The art of writing fantasy literature is all about the details, how carefully drawn the landscapes are, how detailed the family histories and epic tales, how organised and drawn the characters, origins, and cultures. Let’s start with Middle Earth, a world that’s so detailed down to the last tower brick that we can easily imagine it as an alternate universe. From the greenest meadows of The Shire, the highest towers of Minas Tirith, the darkest hallways of Moria, the deepest dungeons of Dol Guldur, to the fiery chasms of Mordor, it’s a world that we can fully immerse ourselves in. Tolkien was a master story teller, there’s no argument there. 😀
But Martin has created an obra maestra of his own. The rich landscape of Westeros, the extensive histories and detailed family legacies have made millions of nerds giddy. The strange cultures of Essos, the harsh terrains of Westeros, the unforgivable Lands of Always Winter, not to mention the rich historical backgrounds of great empires like the Valyrian Empire, the conquest of Aegon, the great battle of Dance with Dragons, and the Long Night. These details are the very reason ASoIF is great. There’s so much story and potential in every page. 😀
So who wins? Tolkien’s masterful prose of Middle Earth or Martin’s impeccably detailed world?
I’d love to say it’s a tie, but I have to give this one to Tolkien. He IS the master of fantasy literature. 😀 After having read The Silmarillion and being immersed in the rich history and landscape of Middle Earth and Valinor, I will literally bow down to Tolkien’s grave if I see it. But to George (yep, we’re on a first name basis), I LOOOOOOVE your work.
Brilliant Prose vs Entertainment
Admittedly, reading LOTR is a struggle. If you can honestly tell me that you’ve read The Silmarillion or Return of the King without retracing some of the pages just to be sure you got your facts straight, I will breed a kraken and condition it to hate you. That’s not to say you won’t enjoy LOTR, you will. But brace yourself for what-was-that-again moments when reading The Silmarillion.
But A Song of Ice and Fire is a relatively easier read. Sure, there are more pages and you can barely keep up with the number of characters, but the stories are easier to handle because the chapters are divided into POV sections. Who wins?
Martin wins this one, purely for entertainment and readability reasons. 😀
Happy Endings vs Nihilism
It all boils down to your preferences. Do you want to be wrapped up in a story that gives hope and new beginnings or be immersed in a realistic world where good people fail and bad people thrive?
Tolkien’s LOTR is an epic journey of good characters fighting the bad guys. Aragorn, Frodo, Gandalf, Legolas – they’re all good for the sake of being good. Sauron? He’s evil because he simply is. LOTR is pretty much a black and white portrayal of characters, a somewhat Disneyesque feel. Of course, if it’s designed to be a fairy tale, there’s always a happy ending. Frodo destroyed the ring, Aragorn became King, Gandalf the Grey became the White, and so on.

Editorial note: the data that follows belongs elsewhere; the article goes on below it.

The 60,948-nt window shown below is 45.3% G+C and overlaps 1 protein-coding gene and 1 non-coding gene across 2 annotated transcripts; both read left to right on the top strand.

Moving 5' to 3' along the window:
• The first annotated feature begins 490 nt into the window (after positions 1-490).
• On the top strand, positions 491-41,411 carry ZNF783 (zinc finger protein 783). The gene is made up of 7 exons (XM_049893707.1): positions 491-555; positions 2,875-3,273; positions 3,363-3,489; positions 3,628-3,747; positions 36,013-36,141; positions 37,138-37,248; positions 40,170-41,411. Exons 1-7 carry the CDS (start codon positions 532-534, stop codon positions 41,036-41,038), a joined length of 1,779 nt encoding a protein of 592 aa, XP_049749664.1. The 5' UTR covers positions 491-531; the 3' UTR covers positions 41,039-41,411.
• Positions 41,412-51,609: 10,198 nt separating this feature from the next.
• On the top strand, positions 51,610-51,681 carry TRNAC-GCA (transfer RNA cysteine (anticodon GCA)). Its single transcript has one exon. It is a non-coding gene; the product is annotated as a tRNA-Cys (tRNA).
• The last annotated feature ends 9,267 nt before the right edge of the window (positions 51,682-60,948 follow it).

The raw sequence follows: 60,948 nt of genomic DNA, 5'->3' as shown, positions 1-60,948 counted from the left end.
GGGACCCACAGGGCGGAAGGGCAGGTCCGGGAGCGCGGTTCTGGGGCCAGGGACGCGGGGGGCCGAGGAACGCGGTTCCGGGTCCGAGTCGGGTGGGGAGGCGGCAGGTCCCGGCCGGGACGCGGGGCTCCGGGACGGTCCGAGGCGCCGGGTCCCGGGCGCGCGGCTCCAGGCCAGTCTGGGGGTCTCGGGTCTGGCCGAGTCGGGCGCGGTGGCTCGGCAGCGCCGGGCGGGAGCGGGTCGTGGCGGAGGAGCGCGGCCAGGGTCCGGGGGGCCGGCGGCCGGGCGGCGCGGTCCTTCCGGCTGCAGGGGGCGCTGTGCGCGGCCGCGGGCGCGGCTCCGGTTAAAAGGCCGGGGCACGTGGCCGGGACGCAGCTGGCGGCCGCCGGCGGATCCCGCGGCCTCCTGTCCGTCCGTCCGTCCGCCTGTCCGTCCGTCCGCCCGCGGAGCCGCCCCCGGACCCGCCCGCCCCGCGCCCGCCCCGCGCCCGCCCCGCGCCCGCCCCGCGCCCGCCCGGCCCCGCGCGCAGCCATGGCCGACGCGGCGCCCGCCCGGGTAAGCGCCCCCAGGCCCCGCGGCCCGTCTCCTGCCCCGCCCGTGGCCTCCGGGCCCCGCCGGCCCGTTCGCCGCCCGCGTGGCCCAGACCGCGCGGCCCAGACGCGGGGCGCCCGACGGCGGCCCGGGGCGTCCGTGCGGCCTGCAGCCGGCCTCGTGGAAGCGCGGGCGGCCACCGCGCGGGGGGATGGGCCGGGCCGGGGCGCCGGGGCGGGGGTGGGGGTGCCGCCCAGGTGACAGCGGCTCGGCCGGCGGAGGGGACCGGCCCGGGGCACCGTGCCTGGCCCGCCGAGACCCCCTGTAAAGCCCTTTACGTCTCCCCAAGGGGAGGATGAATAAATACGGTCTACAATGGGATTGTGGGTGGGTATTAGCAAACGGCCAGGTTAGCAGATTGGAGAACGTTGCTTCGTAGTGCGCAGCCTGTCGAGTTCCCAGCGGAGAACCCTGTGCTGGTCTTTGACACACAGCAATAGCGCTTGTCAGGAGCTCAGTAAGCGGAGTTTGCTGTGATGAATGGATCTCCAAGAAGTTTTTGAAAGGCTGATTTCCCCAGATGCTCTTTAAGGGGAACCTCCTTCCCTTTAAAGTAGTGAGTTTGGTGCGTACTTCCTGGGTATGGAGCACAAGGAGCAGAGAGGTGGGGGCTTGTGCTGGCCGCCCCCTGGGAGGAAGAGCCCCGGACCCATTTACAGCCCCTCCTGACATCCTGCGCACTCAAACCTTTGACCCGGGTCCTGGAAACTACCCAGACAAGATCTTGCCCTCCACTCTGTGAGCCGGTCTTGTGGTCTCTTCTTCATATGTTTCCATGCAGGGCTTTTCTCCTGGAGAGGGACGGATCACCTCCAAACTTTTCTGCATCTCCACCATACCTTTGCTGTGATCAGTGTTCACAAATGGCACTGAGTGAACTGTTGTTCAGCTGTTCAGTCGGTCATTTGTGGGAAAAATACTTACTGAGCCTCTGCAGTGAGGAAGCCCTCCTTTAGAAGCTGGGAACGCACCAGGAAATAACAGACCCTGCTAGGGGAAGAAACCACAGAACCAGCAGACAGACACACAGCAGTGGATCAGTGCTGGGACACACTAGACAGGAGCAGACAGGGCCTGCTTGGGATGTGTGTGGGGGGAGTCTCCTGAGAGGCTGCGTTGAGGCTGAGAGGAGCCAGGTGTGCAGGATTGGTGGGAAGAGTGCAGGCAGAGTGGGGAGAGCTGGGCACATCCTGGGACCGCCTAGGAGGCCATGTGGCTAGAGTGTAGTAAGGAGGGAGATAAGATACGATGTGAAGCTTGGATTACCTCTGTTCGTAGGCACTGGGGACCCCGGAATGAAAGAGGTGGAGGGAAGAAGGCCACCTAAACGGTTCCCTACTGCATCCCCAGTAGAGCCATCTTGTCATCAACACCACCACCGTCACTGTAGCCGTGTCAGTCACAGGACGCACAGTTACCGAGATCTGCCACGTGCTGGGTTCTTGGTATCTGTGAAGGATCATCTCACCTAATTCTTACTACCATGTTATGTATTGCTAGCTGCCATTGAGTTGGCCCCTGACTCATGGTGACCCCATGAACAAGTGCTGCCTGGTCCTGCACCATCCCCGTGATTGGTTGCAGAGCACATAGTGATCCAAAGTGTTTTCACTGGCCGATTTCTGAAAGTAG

Martin, unlike Tolkien, likes to be cruel to his characters. A lot of people say that he’s the cruelest writer to date; never has there been so many beloved literary characters subjected to brutal agony, emotional torture, and death. In fact, if you try to highlight every death in the books, you’ll have very colorful pages in your bookstand. Pretty soon, even us readers start rooting for the “bad guys” because there are so few “good guys” left. But that’s the thing about ASoIaF, there are no good or bad characters. They’re all conflicted, motivated, and morally ambiguous. In short, NO ONE is safe.
So who wins? Tolkien’s tragic heroes who go through turmoil and struggle but end up happy and redeemed? Or Martin’s heavily tortured characters who are neither hero nor villain?
I give this one to Martin 😀 It’s much more interesting reading a book when you really can’t predict who stays alive in the end. Who’ll live, who’ll die, who’ll win the Iron Throne, will there be an Iron Throne left… No one can predict because Martin is too unpredictable. *SPOILER ALERT! YOU WERE WARNED* Like when I was reading Tyrion’s chapter when he first meets Oberyn Martell. That Eastern hunk of a warrior was so intimidating I almost switched sides from Team Targaryen. For him to be offed so quickly by Gregor Clegane was a very frustrating 3-hour moment for me (it took me 3 hrs to get over his death 😀 ).
So I guess George R. R. Martin wins? Huh? What?
I know I know, Lord of the Rings is a masterpiece. There’s no denying that. But in terms of readability, realism, and contemporary merit, I think Martin deserves recognition. 😀
Let me know what you think! Feel free to agree or disagree, I’d love to hear your thoughts. Just no bad words, okay? 😀